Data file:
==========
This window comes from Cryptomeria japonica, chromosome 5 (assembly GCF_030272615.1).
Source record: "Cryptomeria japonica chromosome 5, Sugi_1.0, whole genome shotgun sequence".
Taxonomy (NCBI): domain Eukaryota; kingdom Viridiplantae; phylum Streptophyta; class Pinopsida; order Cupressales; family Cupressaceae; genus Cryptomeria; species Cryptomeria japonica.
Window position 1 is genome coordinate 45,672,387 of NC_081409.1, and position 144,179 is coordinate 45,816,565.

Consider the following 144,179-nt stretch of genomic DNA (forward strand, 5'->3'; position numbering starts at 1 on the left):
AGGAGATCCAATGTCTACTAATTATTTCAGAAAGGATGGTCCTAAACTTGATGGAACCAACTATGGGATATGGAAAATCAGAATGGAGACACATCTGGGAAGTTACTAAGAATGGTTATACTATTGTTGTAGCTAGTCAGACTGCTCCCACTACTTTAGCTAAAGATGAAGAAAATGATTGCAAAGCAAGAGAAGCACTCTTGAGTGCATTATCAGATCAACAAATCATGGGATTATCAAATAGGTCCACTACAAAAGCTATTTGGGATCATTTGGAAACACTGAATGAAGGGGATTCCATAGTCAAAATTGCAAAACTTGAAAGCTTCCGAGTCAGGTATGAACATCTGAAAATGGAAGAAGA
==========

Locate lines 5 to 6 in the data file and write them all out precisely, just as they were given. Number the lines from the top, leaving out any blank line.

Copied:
Consider the following 144,179-nt stretch of genomic DNA (forward strand, 5'->3'; position numbering starts at 1 on the left):
AGGAGATCCAATGTCTACTAATTATTTCAGAAAGGATGGTCCTAAACTTGATGGAACCAACTATGGGATATGGAAAATCAGAATGGAGACACATCTGGGAAGTTACTAAGAATGGTTATACTATTGTTGTAGCTAGTCAGACTGCTCCCACTACTTTAGCTAAAGATGAAGAAAATGATTGCAAAGCAAGAGAAGCACTCTTGAGTGCATTATCAGATCAACAAATCATGGGATTATCAAATAGGTCCACTACAAAAGCTATTTGGGATCATTTGGAAACACTGAATGAAGGGGATTCCATAGTCAAAATTGCAAAACTTGAAAGCTTCCGAGTCAGGTATGAACATCTGAAAATGGAAGAAGA